Maybe she can multi-task in an phenomenal way!
_________________________
Yamaha C3, Sauter Delta 185

Top
#2150271 - 09/14/13 10:03 PM Re: Lisitsa's method for learning a new concerto for BBC Proms [Re: Allan W.]
stores Offline
6000 Post Club Member

Registered: 12/28/09
Posts: 6648
Loc: Here, as opposed to there
I have never been a fan of her playing, but have always liked the interaction she has with her fans and the different things she tries. I give her a ton of credit for going at things the way she has. As to this way of "learning" a new concerto... she is doing a great disservice to all those students who look to her. No doubt, many will try this very same thing (and many sound as though they've been doing it for quite some time). I'm not surprised at this, since I find her playing quite technical and cold and for those who would question why I find this to be so... here, within this thread, lies the answer.
_________________________

"And if we look at the works of J.S. Bach — a benevolent god to which all musicians should offer a prayer to defend themselves against mediocrity... -Debussy

"It's ok if you disagree with me. I can't force you to be right."

♪ ≠ $


Top
#2150371 - 09/15/13 03:44 AM Re: Lisitsa's method for learning a new concerto for BBC Proms [Re: bennevis]
wr Offline
7000 Post Club Member

Registered: 11/23/07
Posts: 7892
Originally Posted By: bennevis
Originally Posted By: pianoloverus
Originally Posted By: gooddog
If this is indeed prima vista as she says, her sight-reading is impressive but I am very turned off by the fact that she is practicing along with someone else's interpretation. At her level, I would think she would be confident enough to create her own.
I think it's a false assumption that she can't create her own since she's listening to the recording. Do you think if she were asked about this she'd really say "Yes, I just copy the recorded performance"?


Did anyone here actually watch/listen to her BBC Proms performance on August 31st?

You can still watch that performance via www.bbc.co.uk/proms (click on the date and follow the links).

Then come back and tell us whose performance you think she's copying..... grin

Oops, just realised that Lisitsa had given a direct link to that performance on her YouTube info.


People outside the UK can't watch BBC television from the BBC website.

Anyway, knowing which performance she copied would probably require knowing multiple recordings of the concerto. Um...no, thanks.

And besides, I don't know that she is flexible enough of a pianist to actually present a copied performance with enough recognizable character left in it to be able to make the identification.

Top
#2150506 - 09/15/13 11:27 AM Re: Lisitsa's method for learning a new concerto for BBC Proms [Re: stores]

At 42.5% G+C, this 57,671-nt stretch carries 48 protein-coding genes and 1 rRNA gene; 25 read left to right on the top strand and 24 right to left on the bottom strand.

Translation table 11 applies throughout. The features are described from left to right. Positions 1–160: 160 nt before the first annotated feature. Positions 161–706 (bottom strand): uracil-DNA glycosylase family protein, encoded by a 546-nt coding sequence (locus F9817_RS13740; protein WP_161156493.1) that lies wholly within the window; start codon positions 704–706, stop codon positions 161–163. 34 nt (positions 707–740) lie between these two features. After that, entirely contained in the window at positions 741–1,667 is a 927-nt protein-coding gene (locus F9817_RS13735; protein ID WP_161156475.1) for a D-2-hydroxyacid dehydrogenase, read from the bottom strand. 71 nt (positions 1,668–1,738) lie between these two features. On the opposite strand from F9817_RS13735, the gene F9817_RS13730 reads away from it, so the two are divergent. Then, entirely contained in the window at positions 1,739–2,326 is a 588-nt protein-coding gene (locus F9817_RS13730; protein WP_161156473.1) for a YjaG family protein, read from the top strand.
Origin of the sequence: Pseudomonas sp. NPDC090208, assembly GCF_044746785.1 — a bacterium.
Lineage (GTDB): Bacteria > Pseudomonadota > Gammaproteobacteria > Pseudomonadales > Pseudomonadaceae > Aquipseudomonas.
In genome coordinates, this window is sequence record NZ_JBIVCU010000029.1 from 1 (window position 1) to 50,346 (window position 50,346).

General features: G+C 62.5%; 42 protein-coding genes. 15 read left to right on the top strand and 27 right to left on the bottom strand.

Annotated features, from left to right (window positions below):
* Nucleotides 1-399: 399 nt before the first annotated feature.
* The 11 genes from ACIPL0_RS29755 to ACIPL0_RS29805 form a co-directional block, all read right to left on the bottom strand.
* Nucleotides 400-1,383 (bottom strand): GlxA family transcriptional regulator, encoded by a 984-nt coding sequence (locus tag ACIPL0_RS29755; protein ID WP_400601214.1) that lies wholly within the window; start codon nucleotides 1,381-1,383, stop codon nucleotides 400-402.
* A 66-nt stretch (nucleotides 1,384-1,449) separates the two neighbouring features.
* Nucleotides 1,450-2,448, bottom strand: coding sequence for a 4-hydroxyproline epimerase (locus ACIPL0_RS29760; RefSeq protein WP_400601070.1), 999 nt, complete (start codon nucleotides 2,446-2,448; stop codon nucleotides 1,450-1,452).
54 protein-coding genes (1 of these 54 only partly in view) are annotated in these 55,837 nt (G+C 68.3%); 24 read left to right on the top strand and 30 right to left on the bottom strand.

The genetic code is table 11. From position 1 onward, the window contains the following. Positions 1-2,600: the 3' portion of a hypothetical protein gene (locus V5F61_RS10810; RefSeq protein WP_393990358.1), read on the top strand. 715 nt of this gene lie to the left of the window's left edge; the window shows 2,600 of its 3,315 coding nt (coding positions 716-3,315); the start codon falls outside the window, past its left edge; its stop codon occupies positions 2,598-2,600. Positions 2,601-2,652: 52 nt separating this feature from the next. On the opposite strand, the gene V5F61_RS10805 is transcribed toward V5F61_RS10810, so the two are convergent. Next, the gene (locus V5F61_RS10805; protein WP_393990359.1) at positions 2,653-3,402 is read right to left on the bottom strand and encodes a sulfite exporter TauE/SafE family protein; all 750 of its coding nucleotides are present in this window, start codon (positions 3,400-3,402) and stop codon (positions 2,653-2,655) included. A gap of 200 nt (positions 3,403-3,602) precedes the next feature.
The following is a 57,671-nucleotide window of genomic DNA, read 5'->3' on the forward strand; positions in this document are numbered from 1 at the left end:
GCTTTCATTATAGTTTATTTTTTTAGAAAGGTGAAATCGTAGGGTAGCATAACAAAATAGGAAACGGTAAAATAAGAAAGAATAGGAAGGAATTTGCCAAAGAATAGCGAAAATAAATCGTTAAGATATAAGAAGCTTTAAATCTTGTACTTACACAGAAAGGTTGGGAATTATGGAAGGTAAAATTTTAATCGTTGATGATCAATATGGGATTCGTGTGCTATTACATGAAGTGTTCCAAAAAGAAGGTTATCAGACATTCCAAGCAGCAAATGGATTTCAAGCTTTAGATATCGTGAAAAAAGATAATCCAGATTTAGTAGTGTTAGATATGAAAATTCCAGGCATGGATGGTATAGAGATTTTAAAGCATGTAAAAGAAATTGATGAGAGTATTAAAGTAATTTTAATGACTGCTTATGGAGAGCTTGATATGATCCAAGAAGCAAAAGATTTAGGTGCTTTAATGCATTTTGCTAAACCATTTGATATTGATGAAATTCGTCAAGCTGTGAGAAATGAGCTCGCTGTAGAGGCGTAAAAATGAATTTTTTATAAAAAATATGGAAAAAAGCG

BruceD Offline
Yikes! 10000 Post Club Member

Registered: 05/26/01
Posts: 18131
Loc: Victoria, BC
Originally Posted By: stores
I have never been a fan of her playing, but have always liked the interaction she has with her fans and the different things she tries. I give her a ton of credit for going at things the way she has. As to this way of "learning" a new concerto... she is doing a great disservice to all those students who look to her. No doubt, many will try this very same thing (and many sound as though they've been doing it for quite some time). I'm not surprised at this, since I find her playing quite technical and cold and for those who would question why I find this to be so... here, within this thread, lies the answer.


My quibble with this comment on her disservice to her admirers is that it implies a "one size fits all" approach. Since none of us has actually asked Ms. Lisitsa, I doubt that we can say that she advocates this learning "technique" for anyone else. In this particular case it may have worked for her, but I don't think the fact that she posted this video (why she did is another question) is an argument for a universal approach to learning a new work.

Regards,
_________________________
BruceD
- - - - -
Estonia 190

Top
#2150566 - 09/15/13 02:52 PM Re: Lisitsa's method for learning a new concerto for BBC Proms [Re: jazzyprof]
Keith D Kerman Offline
3000 Post Club Member

Registered: 03/12/03
Posts: 3334
Loc: Gaithersburg, MD (Washington D...
Originally Posted By: jazzyprof
Originally Posted By: Keith D Kerman
I think it is quite brave of her to share her method since I am sure she is well aware of how it will be criticized.

I really doubt that she cares. She's playing Carnegie Hall and the BBC Proms and her critics aren't!


She may not care. But by definition, concert pianists are extremely sensitive types. The most successful can have near nervous breakdowns over a bad review done by someone they know to be beyond ignorant.
People who care desperately about what they are creating, who then make themselves vulnerable by offering it to strangers, are rarely so tough and thick skinned that they don't get extremely hurt when they are misunderstood.